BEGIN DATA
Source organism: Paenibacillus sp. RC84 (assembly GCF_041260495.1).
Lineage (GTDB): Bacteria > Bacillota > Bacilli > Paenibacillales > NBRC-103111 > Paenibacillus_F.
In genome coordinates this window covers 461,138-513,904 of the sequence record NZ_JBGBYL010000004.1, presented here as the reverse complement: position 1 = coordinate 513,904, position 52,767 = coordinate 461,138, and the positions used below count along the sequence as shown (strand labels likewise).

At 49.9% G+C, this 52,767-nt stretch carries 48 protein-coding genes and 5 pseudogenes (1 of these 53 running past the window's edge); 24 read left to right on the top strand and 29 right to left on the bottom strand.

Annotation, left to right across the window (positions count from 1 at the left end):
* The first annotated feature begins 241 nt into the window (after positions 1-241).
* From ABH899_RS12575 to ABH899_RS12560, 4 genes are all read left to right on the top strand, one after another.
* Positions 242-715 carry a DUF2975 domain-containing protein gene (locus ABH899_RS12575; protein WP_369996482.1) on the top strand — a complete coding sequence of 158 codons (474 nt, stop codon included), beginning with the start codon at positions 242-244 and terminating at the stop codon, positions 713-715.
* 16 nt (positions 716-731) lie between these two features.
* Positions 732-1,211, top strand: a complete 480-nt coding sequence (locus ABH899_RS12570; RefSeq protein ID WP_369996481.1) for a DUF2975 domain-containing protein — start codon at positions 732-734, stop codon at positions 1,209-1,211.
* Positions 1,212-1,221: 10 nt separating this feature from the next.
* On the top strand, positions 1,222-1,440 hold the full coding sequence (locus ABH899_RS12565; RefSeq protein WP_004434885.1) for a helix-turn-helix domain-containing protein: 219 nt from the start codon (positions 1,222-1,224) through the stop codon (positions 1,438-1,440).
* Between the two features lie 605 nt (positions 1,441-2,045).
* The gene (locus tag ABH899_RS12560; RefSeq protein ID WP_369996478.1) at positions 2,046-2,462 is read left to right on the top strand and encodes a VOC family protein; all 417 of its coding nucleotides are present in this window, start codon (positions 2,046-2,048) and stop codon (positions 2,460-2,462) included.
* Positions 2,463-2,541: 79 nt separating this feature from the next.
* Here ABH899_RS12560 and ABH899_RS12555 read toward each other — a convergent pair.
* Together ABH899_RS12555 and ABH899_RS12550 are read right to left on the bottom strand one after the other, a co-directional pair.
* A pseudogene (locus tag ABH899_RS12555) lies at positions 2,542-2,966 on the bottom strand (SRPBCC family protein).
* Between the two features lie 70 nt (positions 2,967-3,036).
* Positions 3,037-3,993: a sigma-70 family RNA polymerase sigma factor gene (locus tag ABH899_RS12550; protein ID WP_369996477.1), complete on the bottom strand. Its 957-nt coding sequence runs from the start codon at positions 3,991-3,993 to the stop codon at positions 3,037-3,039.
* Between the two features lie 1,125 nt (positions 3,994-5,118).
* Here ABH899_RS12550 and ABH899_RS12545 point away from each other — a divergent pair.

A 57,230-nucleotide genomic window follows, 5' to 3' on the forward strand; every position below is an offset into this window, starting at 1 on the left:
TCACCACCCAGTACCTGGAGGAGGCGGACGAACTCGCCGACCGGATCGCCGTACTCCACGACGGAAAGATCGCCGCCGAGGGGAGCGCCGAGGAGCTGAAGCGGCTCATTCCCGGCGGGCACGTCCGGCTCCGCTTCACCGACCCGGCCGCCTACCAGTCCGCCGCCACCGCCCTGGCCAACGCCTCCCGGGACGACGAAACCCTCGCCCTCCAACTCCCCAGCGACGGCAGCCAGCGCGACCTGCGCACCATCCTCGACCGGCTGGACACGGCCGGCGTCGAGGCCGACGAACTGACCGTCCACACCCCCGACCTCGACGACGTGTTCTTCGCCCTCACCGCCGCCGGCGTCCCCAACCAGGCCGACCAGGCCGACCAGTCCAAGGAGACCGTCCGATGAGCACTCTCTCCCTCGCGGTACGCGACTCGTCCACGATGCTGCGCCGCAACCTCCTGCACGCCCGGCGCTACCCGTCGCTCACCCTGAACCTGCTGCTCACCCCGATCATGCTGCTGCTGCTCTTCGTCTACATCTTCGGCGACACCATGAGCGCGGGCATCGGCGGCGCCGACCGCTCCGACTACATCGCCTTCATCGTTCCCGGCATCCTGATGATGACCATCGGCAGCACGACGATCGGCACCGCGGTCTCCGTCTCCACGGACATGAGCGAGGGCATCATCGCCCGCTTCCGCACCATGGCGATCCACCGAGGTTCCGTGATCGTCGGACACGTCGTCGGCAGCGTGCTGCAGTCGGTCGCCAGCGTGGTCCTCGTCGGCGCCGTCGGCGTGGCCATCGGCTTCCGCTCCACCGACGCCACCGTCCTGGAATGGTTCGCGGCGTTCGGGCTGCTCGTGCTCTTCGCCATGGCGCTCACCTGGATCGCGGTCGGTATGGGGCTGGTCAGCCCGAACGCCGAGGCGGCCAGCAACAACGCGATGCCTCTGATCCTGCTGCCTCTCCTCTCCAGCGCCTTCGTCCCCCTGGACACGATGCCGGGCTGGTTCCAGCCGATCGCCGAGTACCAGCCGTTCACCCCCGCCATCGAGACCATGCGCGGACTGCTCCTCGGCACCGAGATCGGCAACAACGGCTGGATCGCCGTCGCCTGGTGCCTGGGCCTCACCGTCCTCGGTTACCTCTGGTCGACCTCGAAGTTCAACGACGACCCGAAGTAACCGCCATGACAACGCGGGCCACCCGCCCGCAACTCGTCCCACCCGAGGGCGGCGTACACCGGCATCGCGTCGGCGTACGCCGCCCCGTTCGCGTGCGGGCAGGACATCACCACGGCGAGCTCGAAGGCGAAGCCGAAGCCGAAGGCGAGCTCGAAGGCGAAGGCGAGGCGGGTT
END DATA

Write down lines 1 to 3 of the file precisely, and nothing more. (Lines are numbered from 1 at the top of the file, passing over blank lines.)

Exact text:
Source organism: Paenibacillus sp. RC84 (assembly GCF_041260495.1).
Lineage (GTDB): Bacteria > Bacillota > Bacilli > Paenibacillales > NBRC-103111 > Paenibacillus_F.
In genome coordinates this window covers 461,138-513,904 of the sequence record NZ_JBGBYL010000004.1, presented here as the reverse complement: position 1 = coordinate 513,904, position 52,767 = coordinate 461,138, and the positions used below count along the sequence as shown (strand labels likewise).